2. Chocolate can get you more worked up than passionate kissing

In 2007, a study looked at couple’s brainwaves and heartbeats while they rested, while they kissed, and while they ate chocolate. Researchers found that kissing made their hearts beat faster than the resting rate – but that chocolate made them beat faster still! What’s more, those that let the chocolate melt in their mouth also saw a surge in brain activity that the BBC described as ”far more intense and longer lasting than the excitement seen with kissing.”2

3. 2018 is the 150th anniversary of the heart-shaped chocolate box

Received a heart-shaped box of chocolates for Valentine’s Day? You can thank Richard Cadbury, an Englishman who helped create the famous Cadbury’s chocolate brand. In 1861 he got the idea to design ‘Fancy Boxes’ – chocolate boxes covered in Cupids and roses. In 1868, Cadbury started making heart-shaped versions for Valentine’s Day and people began using them as a place to store love letters. That means they’ve been linked with love for 150 years!3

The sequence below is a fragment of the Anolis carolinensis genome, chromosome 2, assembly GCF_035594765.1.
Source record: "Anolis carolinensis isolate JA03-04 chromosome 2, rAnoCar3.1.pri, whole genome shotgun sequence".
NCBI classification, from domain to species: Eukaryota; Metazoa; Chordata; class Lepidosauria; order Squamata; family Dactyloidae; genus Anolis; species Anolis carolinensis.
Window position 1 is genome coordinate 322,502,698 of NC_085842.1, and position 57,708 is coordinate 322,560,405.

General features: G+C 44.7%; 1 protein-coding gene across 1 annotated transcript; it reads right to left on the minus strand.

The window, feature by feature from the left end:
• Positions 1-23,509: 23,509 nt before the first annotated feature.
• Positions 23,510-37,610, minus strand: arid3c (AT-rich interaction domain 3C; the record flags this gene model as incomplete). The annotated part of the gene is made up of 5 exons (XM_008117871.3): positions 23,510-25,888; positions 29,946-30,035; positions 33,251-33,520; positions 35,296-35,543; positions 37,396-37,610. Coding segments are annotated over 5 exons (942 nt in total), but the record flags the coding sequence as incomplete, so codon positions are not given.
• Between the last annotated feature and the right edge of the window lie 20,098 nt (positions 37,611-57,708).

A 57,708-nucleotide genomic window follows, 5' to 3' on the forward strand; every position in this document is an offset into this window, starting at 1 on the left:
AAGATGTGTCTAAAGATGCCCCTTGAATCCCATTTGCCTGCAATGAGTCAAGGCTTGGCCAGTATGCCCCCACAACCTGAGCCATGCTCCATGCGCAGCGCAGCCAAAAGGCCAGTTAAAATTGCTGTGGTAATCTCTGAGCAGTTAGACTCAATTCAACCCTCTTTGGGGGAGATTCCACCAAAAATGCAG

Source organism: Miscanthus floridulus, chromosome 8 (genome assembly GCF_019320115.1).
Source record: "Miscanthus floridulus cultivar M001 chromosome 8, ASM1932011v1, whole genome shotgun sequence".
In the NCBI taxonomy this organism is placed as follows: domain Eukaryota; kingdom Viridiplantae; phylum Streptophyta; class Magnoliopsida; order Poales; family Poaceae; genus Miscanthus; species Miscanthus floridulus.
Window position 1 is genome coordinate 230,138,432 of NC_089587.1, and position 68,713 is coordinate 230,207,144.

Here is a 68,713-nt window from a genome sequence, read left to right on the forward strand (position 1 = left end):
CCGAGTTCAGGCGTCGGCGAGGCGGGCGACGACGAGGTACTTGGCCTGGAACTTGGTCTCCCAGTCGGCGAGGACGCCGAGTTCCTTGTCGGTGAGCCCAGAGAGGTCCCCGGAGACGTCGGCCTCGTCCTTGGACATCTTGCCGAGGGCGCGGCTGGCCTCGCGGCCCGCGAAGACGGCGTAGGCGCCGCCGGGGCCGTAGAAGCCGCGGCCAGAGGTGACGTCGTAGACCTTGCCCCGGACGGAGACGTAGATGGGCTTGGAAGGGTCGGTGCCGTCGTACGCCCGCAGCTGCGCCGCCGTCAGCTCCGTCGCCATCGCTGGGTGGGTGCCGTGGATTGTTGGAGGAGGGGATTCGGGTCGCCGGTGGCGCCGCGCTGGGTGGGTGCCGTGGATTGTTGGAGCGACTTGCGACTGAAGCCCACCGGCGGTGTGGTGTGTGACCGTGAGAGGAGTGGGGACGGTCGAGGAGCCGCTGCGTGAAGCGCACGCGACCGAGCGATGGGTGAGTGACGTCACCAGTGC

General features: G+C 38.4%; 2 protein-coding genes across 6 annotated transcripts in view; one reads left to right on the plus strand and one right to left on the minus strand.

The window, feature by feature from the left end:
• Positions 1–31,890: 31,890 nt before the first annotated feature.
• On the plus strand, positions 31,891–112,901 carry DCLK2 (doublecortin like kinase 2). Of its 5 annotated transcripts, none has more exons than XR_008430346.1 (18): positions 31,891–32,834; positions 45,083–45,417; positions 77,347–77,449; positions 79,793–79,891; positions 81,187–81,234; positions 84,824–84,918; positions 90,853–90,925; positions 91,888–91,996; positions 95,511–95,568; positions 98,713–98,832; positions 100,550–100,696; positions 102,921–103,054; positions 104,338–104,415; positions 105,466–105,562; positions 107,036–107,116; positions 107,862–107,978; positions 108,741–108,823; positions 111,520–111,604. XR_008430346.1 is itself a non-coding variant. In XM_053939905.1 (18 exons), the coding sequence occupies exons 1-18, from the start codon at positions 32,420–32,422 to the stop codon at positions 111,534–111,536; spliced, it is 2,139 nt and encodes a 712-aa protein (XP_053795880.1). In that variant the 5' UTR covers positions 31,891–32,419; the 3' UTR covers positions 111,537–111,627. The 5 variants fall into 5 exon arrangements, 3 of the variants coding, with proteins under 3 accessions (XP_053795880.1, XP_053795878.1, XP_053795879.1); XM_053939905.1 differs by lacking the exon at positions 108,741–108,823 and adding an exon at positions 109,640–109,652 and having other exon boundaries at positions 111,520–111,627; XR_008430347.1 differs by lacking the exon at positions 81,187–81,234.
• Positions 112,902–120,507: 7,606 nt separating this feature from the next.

4. Australians spend millions on gifts every Valentine’s Day

They may have been invented in England, but it’s Australians who’ve taken heart-shaped chocolate boxes into their, well, hearts. In fact, just in Australia alone, 253 million dollars are spent on Valentine’s Day.4 Richard Cadbury would be proud.

5. Even Casanova believed that chocolate was an aphrodisiac…

Legendary philanderer Giacomo Casanova was not the sort of man who would make you dream of a white picket fence. However, you can assume that, with his appetites, he knew his aphrodisiac foods. His favourite? Hot chocolate. In fact, the story says that he referred to humble hot chocolate as ‘The Elixir of Love’ and preferred it to champagne as a tool of flirtation.5